Ryan Blethen / Times editorial columnist
The search for a long-term answer for higher-ed funding in Washington state
Washington state's universities are used to being shorted by Olympia, which makes further cuts more painful.
Times editorial page editor
Getting shorted by Olympia might be a new experience for some groups, but not for Washington's public universities. The six institutions have been the Legislature's rainy-day fund extending back a number of sessions.
The schools' funding is an easy target because, unlike K-12, basic higher-education funding is not constitutionally protected. As a result lawmakers have been diverting money elsewhere.
Nobody expected that to change this year. What makes the proposed cuts to higher ed in the House, Senate and governor's budgets so egregious is that our state's campuses have been neglected for years and now have to take huge cuts. By now the Legislature should have found a way to properly funnel money to the universities. They have not and now the schools face another large reduction.
The House budget cuts $532 million from colleges and universities, and the Senate would eliminate $550 million. Both the House and Senate do give the schools the ability to increase tuition. The House's plan would allow an annual increase up to 13 percent for two years, the Senate annual tuition increase is up to 16 percent in two years.
Tuition increases are only a short-term solution. A public education in Washington is relatively cheap. Students at the state's two research universities — Washington State University and University of Washington — pay about $8,000 a year in tuition. That number can be much higher in other states, which means our universities have some room, not much, to raise tuition.
After this budget biennium there needs to be a better, more stable and long-range answer. Students cannot keep absorbing the cost.
In an editorial board meeting a couple months back, WSU president Elson Floyd told us he is concerned about the rising cost of tuition. He explained that he was able to attend the University of North Carolina because of the reasonable cost. He was the first in his family to attend college. That would not have happened had tuition been too high a barrier.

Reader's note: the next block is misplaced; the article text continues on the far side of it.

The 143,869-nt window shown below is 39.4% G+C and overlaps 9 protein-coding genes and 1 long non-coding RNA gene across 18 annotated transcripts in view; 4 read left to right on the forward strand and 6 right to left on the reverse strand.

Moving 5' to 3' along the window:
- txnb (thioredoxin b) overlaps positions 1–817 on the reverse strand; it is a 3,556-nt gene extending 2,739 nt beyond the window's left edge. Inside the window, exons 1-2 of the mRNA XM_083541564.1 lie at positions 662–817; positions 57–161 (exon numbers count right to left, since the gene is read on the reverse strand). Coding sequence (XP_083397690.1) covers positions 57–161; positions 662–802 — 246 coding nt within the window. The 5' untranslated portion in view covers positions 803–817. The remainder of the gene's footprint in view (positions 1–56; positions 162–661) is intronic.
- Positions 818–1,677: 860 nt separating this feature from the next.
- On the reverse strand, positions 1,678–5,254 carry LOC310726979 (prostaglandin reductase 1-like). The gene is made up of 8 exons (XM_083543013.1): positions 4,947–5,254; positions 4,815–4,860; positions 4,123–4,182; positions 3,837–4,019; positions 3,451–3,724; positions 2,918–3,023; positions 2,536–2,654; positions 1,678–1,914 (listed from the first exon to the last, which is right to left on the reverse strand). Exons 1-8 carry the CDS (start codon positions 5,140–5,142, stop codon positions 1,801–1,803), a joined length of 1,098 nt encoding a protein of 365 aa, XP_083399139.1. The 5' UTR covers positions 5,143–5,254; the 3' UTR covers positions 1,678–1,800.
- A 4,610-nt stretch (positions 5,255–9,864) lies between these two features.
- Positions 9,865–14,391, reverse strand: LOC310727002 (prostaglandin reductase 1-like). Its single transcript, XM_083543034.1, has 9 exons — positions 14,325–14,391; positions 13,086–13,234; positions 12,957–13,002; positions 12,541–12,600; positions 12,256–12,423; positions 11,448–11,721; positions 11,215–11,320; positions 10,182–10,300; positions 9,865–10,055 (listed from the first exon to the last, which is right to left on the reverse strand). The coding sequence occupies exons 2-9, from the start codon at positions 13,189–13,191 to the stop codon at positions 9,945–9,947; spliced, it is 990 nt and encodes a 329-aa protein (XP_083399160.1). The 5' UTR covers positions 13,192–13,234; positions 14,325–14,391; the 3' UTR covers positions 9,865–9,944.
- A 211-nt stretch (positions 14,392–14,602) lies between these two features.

Access is important. Washington state high-school graduates should have the option to attend a public university. Increasingly that has become more difficult because universities have to find ways to bring in revenue.
One avenue is bringing in more students from out of state who pay the cost of an education as opposed to state subsidized in-state students. The UW is doing this on a small scale and allowing for more out-of-state students. UW expects 70 percent of its freshman class will be in-state. The number was 73 percent this year.
As difficult as it is to stomach higher tuition and more out-of-state students getting seats, I can understand why it is happening.
In 1991, the state paid 80 percent of the cost of educating a UW student. That number is now 45 percent. Next year it will be 35 percent. The numbers are similar at WSU.
Olympia does not seem willing or capable of properly funding higher education. The Legislature and the university presidents should work together and by the next biennium budget come up with a stable source of revenue for our state's public universities.
The dedicated support does not have to be exorbitant but needs to be stable and consistent. If university leaders know how much to expect year in and year out from the state, it will be easier to budget, raise money and create enough space for all of Washington's students who want to attend state schools.
Ryan Blethen's column appears on editorial pages of The Times. His email address is: email@example.com
Sam and Sara Lucchese create handmade pasta out of their kitchen-garage adjacent to their Ballard home. Here, they illustrate the final steps in making pappardelle pasta.